THE CLIENT: East Lothian Council is one of 32 unitary authorities in Scotland. It provides more than 800 customer facing services. This is a real life case study of digital transformation through technology, moving over 60 schools to cashless catering.
THE CHALLENGE FOR THE CLIENT: Education is both a provider of services to children and parents and carers and a customer for catering services. Cash handling costs both money (in the form of bank charges, secure collection costs and staff rostering). It costs time in the form of staff time which could be better used elsewhere for a more direct pupil benefit. The challenge was to go cashless for all school-related costs.
The Challenge for Me
I had to evaluate two technical options – one from a current supplier, one in development by a consortia which works across a range of Scottish councils. I then had to research and work out the potential benefits from the introduction of cashless schools before winning approval for the project to proceed. This was against a backdrop of general pressure on Education resources and anxiety at the potential impact of any change on staff morale and capacity. In previous years education had been protected from Scottish Government cuts which affected other services disproportionately. This was no longer the case and my project was the first example where Education were not able to rely on ring-fenced resources provided by Holyrood.
WHAT DID I DO?: I created a coalition of interest by pulling together schools and their catering and janitorial services provider together. I created a team which produced both an initial business case, a further case and a benefits realisation statement to get the funding. To work, we needed a identity verification system for people who needed to create accounts to pay for their child’s school costs, so I persuaded the Council to join the My Account service.
I worked with Finance to establish the estimated savings. I then worked with school and catering and janitorial staff on As Is tracking, including the maintenance of work diaries.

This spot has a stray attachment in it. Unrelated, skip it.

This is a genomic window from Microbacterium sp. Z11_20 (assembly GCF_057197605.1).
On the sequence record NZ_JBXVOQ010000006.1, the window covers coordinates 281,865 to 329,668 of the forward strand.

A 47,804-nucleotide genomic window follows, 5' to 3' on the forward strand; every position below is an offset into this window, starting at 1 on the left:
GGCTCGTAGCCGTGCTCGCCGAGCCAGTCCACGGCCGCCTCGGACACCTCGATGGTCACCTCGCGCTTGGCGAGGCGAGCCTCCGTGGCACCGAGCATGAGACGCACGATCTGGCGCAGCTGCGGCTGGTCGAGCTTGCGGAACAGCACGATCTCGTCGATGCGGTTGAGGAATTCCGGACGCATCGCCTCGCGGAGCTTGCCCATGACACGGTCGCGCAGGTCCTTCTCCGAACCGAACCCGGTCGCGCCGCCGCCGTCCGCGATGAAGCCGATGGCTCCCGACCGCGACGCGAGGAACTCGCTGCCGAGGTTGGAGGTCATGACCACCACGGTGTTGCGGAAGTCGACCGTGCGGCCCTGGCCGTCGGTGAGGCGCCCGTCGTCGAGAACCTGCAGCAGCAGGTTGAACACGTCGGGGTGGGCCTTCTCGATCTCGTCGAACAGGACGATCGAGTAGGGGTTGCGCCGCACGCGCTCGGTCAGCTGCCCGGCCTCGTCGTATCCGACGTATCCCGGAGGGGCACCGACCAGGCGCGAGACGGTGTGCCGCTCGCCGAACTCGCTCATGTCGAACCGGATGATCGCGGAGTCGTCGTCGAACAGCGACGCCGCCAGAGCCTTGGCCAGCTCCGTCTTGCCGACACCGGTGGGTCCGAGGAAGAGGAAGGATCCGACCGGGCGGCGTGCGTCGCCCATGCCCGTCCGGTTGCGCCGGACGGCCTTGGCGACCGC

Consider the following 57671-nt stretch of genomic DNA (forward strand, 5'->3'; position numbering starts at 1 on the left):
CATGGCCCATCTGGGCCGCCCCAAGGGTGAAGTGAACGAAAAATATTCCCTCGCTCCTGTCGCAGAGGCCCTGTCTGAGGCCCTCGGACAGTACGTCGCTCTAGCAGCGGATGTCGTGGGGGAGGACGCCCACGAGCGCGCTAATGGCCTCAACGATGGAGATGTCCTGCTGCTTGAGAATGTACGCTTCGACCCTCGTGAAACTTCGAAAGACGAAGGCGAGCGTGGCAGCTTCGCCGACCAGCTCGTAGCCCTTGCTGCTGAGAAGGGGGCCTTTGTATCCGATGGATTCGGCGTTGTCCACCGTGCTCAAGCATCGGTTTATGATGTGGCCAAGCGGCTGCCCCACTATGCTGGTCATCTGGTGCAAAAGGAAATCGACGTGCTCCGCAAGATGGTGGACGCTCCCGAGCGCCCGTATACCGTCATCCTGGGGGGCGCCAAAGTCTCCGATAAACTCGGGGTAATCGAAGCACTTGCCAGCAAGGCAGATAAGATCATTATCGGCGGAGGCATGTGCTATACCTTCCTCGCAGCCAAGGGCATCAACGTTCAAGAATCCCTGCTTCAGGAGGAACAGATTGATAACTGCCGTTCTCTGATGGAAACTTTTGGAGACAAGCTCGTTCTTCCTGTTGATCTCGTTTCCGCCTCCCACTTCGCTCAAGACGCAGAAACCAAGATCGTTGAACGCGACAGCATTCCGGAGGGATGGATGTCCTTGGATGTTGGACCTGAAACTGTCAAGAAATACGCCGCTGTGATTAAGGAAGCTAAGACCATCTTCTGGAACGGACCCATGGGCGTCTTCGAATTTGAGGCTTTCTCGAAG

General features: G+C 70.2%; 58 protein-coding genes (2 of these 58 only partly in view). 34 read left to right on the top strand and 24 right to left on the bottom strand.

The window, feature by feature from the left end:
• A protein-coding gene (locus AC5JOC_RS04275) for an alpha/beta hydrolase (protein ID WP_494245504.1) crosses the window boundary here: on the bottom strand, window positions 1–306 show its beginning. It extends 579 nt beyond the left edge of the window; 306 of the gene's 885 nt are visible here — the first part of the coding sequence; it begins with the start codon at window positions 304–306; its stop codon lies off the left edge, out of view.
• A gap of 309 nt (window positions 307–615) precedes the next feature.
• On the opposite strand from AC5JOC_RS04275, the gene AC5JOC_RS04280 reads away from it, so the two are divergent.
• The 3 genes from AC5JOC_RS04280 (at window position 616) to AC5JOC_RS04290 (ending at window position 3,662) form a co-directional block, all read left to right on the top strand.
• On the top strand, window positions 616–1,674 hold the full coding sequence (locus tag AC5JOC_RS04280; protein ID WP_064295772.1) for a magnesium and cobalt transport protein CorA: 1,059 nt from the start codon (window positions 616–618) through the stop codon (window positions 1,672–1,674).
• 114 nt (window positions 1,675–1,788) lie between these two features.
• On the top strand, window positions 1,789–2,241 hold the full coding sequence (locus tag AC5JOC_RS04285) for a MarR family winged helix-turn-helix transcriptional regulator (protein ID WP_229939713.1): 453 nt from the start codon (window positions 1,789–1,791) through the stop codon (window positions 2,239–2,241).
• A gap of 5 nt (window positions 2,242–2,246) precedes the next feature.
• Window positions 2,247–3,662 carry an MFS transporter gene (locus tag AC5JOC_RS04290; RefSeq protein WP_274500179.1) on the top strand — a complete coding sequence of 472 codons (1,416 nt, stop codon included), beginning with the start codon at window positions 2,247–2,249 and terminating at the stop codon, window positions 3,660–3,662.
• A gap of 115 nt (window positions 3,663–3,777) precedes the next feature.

From this, I forecast savings from going cashless. I worked with leaders from the chief executive down the hierarchy to build their commitment. I worked with the software provider on both the technical and cultural implementation. We started with a successful pilot of secondary and primary schools in the Haddington area before the project was rolled out across the remainder of the school estate.
THE COSTS: This eight month project was in the under £500,000 annual cost category.
THE OUTCOMES: The pilot cluster went live with minimal issues in the summer term of 2018 and the full rollout was October 2018.
What were the lessons learned?
1>If you are dependent on third parties, ensure your client knows who is responsible for what! A linear responsibility chart or RACI chart is a must in complex projects. (RACI stands for Responsibile, Accountable, Consulted or Informed). Ensure every line in the project plan is clear as to who’s going it (responsible), who checks it’s been done (Accountable), it’s been done using the proper method (Consulted) and everyone on the project knows what it means, and when it will be completed. (Informed).
2>Don’t assume any knowledge on the part of your client. Expect repeated conversations and briefings to help them get up to speed, and for you to manage their expectations. Digital stuff looks relatively easy, and sometimes people on your project teams will have no knowledge of the commercial side, nor of the agreed scope. Be explicit with what it means for them.
3>Be prepared to start all over again as key people leave the project team.
4>Read between the lines when people tell you they support something. Judge them on their reactions to setbacks or challenges, which are inevitable in a change initiative, as inertia is a really powerful force.
5>Don’t be surprised if the client’s business and IT teams don’t know each other and have never talked before, even though they’re in the same office. People are tribal. Cross-departmental collaboration is difficult.
6> Which leads me to the biggie. Add delay/complexity/third party outsourcing risks to thinking when pricing work for the UK public sector.
7>The final parting thought is around leadership and commitment from senior stakeholders. If leaders have a less than strong interest in a project, they will think a difficulty, or challenge, is someone else’s problem. Be clear with stakeholders that projects, and business change, is not easy and will impact their staff. Get an early No if you have to, and focus your efforts elsewhere.